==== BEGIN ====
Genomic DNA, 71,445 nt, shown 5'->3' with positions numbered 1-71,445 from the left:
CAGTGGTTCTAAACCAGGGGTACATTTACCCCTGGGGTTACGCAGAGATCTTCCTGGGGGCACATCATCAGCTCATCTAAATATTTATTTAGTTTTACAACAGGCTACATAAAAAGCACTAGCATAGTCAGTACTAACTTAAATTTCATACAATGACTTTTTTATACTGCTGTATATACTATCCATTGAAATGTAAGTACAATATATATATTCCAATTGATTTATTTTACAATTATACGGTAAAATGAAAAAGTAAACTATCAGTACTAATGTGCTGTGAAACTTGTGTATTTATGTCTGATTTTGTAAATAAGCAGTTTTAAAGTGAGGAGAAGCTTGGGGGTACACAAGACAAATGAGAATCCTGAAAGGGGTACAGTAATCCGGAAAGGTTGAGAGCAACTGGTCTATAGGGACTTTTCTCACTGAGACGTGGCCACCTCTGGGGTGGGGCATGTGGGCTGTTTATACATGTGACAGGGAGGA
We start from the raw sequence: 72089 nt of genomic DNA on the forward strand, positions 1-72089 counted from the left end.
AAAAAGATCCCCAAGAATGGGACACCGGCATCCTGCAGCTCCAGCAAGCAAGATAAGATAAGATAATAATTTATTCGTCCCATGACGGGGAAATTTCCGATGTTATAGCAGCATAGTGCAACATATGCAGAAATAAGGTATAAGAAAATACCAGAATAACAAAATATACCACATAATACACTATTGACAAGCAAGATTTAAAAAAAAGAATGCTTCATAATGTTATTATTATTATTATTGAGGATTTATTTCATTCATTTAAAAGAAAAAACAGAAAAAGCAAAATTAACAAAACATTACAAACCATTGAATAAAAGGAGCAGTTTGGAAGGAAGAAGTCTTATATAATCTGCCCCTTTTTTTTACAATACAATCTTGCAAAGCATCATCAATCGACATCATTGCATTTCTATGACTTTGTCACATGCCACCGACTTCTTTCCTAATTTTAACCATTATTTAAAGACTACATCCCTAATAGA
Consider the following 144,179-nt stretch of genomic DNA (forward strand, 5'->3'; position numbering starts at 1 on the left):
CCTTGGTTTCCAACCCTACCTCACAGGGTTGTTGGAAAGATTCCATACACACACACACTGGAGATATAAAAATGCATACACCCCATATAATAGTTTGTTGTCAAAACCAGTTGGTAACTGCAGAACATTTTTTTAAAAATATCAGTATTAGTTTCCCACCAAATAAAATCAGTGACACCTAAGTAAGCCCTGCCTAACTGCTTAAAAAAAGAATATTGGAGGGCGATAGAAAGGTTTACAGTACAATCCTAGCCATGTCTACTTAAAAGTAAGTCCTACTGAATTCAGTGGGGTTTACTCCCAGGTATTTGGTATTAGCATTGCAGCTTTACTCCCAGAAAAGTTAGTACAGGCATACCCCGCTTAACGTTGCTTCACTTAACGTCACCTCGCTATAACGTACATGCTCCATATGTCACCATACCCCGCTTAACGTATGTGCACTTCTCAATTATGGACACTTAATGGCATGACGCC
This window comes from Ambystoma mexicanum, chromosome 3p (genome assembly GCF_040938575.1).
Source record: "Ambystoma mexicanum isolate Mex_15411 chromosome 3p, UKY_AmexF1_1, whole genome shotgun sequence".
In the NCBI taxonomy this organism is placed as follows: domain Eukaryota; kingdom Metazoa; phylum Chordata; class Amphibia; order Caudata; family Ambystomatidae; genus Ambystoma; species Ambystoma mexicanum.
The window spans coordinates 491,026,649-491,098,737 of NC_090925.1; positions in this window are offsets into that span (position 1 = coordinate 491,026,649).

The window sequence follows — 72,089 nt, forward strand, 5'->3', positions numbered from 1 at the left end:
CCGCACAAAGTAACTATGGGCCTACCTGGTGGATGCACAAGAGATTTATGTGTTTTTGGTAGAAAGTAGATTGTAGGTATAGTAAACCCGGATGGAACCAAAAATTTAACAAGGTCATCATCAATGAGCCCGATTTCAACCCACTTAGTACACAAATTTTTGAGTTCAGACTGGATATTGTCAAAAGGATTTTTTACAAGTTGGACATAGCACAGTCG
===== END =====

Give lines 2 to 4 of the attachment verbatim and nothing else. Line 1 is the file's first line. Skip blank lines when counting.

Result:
CAGTGGTTCTAAACCAGGGGTACATTTACCCCTGGGGTTACGCAGAGATCTTCCTGGGGGCACATCATCAGCTCATCTAAATATTTATTTAGTTTTACAACAGGCTACATAAAAAGCACTAGCATAGTCAGTACTAACTTAAATTTCATACAATGACTTTTTTATACTGCTGTATATACTATCCATTGAAATGTAAGTACAATATATATATTCCAATTGATTTATTTTACAATTATACGGTAAAATGAAAAAGTAAACTATCAGTACTAATGTGCTGTGAAACTTGTGTATTTATGTCTGATTTTGTAAATAAGCAGTTTTAAAGTGAGGAGAAGCTTGGGGGTACACAAGACAAATGAGAATCCTGAAAGGGGTACAGTAATCCGGAAAGGTTGAGAGCAACTGGTCTATAGGGACTTTTCTCACTGAGACGTGGCCACCTCTGGGGTGGGGCATGTGGGCTGTTTATACATGTGACAGGGAGGA
We start from the raw sequence: 72089 nt of genomic DNA on the forward strand, positions 1-72089 counted from the left end.
AAAAAGATCCCCAAGAATGGGACACCGGCATCCTGCAGCTCCAGCAAGCAAGATAAGATAAGATAATAATTTATTCGTCCCATGACGGGGAAATTTCCGATGTTATAGCAGCATAGTGCAACATATGCAGAAATAAGGTATAAGAAAATACCAGAATAACAAAATATACCACATAATACACTATTGACAAGCAAGATTTAAAAAAAAGAATGCTTCATAATGTTATTATTATTATTATTGAGGATTTATTTCATTCATTTAAAAGAAAAAACAGAAAAAGCAAAATTAACAAAACATTACAAACCATTGAATAAAAGGAGCAGTTTGGAAGGAAGAAGTCTTATATAATCTGCCCCTTTTTTTTACAATACAATCTTGCAAAGCATCATCAATCGACATCATTGCATTTCTATGACTTTGTCACATGCCACCGACTTCTTTCCTAATTTTAACCATTATTTAAAGACTACATCCCTAATAGA